J.M. Barrie’s Peter Pan has endured as a beloved character for over a century, and for good reason: The classic tale is an ode to innocence, faith, and the magic of childhood. Sadly, Pan, the new film by Joe Wright that endeavors to provide an origin story for the titular eternal youth, comes up lacking in each of these categories. Though it’s often pretty to look at — and contains strong performances by young Levi Miller as the title character and Hugh Jackman as evil nemesis Blackbeard — there’s no real reason for it to exist, other than pursuit of the almighty dollar. Which is unfortunate, considering that it probably won’t generate many of those, either. This is the sort of movie that seems destined for the bargain bin straight out of the gate.
The opening act shows baby Peter being abandoned on the steps of a London orphanage by his mother, for reasons known only to her; then cuts to a dozen or so years later, during the Blitz. Peter is a troublemaker who knows he’s been abandoned but has never given up hope that his mother will one day return for him. (Also — in one of the movie’s first failed attempts at irony — he’s afraid of heights.) One night, he and the other boys in his dormitory are snatched out of their bunks via bungee cord, kidnapped by a band of buccaneers in flying pirate ships. Although perhaps kidnapped isn’t the proper term, since the aggressively sadistic nuns who run the place have actually hoisted a skull-and-crossbones flag to alert the pirates that the picking is ripe. Seriously. I suppose the nightly bombing raids must provide a decent cover for all these disappearances; perhaps Peter and his friends were lucky not to be offered up as bait for the Germans instead.
After an extended sequence in which the ships dodge German missiles while the audience is treated to a myriad of 3-D effects, the ships arrive at their destination: an ugly brown mine, with thousands of boys about Peter’s age all singing Nirvana’s Smells Like Teen Spirit to the tune of a clanging bunch of rusty pots. Yes, the steampunk aspects of Pan extend to the soundtrack, and it’s another misfire. Anachronistic tunes might work well in certain circumstances (as in 2001’s A Knight’s Tale), but here it just seems gimmicky, particularly when you consider that there’s no real reason for these enslaved lads to be singing anything, let alone that. The scene does have one thing going for it, however: The introduction of the pirate Blackbeard. Played by Jackman as a bewigged dandy who uses the scores of slaves to mine “pixum,” a rejuvenating fairy dust, the character adds a much-needed dose of relish to the film. In fact, if Blackbeard had been given more screen time, Pan might have turned into something worthwhile.
Unfortunately, the script branches off into another direction, as Peter is sentenced to walk the plank, and saves his own life by spontaneously levitating instead of falling to his death. This is of great interest to Blackbeard, who hunted the fairies into near-extinction so that he could keep all the pixum for himself (which I don’t quite understand, since if all the fairies die out there won’t be any more pixum anyway, but never mind), but an ancient prophecy foretold that one day a boy would come and lead an uprising to defeat him — a boy who could fly. All this leads to Peter being semi-abducted yet again, this time by a fellow slave named James Hook (Garrett Hedlund), who sees this as an opportunity to lead a mutiny against Blackbeard himself. Again, Miller does an admirable job of making us care about Peter’s fate, even when the rest of the movie is sagging around him.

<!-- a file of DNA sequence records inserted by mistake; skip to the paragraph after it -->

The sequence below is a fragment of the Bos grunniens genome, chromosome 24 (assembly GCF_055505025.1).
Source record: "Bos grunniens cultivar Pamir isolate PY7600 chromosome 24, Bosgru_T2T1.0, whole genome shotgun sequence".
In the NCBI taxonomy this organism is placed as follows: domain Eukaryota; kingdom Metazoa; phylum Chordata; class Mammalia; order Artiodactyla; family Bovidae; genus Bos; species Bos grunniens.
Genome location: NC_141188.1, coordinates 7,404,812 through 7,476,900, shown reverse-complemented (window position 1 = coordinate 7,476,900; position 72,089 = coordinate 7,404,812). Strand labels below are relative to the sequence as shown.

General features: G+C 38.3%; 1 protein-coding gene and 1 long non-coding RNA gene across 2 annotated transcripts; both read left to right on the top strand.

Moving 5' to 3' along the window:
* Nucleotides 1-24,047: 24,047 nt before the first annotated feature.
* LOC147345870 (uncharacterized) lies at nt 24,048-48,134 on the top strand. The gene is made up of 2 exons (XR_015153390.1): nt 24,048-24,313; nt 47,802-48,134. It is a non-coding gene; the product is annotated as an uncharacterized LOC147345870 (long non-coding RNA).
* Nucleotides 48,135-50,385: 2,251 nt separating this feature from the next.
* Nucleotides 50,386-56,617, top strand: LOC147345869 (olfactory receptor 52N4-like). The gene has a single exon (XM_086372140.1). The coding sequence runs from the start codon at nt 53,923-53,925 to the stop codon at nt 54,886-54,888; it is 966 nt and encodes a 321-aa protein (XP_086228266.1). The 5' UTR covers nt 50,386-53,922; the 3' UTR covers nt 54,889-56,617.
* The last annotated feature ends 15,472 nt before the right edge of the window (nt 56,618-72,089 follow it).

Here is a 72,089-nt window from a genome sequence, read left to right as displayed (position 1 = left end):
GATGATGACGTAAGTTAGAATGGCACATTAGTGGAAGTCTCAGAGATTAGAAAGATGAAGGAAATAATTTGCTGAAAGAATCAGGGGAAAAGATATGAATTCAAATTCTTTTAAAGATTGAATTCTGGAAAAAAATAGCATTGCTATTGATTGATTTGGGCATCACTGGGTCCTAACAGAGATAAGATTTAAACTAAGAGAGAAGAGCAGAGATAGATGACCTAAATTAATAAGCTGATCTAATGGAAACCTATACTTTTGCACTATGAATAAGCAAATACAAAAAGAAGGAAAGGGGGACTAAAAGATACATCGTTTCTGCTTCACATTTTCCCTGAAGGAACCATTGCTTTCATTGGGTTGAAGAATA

At around the halfway mark, Pan settles into your basic action-adventure, with a checklist of close calls involving the clan of Princess Tiger Lily (Rooney Mara) and the hungry crocodiles that inhabit the Mermaid Lagoon. Much hand-wringing has taken place over the casting of Mara in a Native American role, but this is a fantasy world to begin with, and Mara’s work is perfectly adequate. (If there’s anything to get offended about, it’s the multicolored yarn headdress she sports in her initial scene, which looks like a reject from Bozo the Clown.) There’s a visually arresting scene at a place that Tiger Lily calls the Memory Tree, which Peter “enters” to learn crucial details about the prophecy that may or may not refer to him. Essentially, he has to overcome his fear of heights and take a literal leap of faith if he’s to find out the truth — much the way the audience for the original play was supposed to clap if they believed in Tinker Bell.
Speaking of Tink, she makes only the briefest of cameos here, in another impressively rendered set piece that takes place in the secret lair of the fairies. Since Peter is a mite young to have a love interest, the movie settles on giving us a flirtation between Tiger Lily and Hook instead — enough of a sacrilege by canonical standards, but downright painful in this case. The main problem here is Hedlund, whose Hook comes across as a hybrid between Han Solo and Sawyer from “Lost.” He can’t held entirely responsible for this, of course — the script doesn’t give him anything more to work with — but nothing about the character works. Don’t you think it’s a little too much of a coincidence for a guy to be named Hook before he loses his hand?
The ending of Pan leaves the story well-positioned for a sequel, but I doubt the hordes will be clamoring for one. Particularly since, when a character calls for the ship to set a course for “the second star to the right,” the vessel sails directly into the second star to the left instead. Where do you suppose that took them? To Foreverland rather than Neverland? What would be the difference?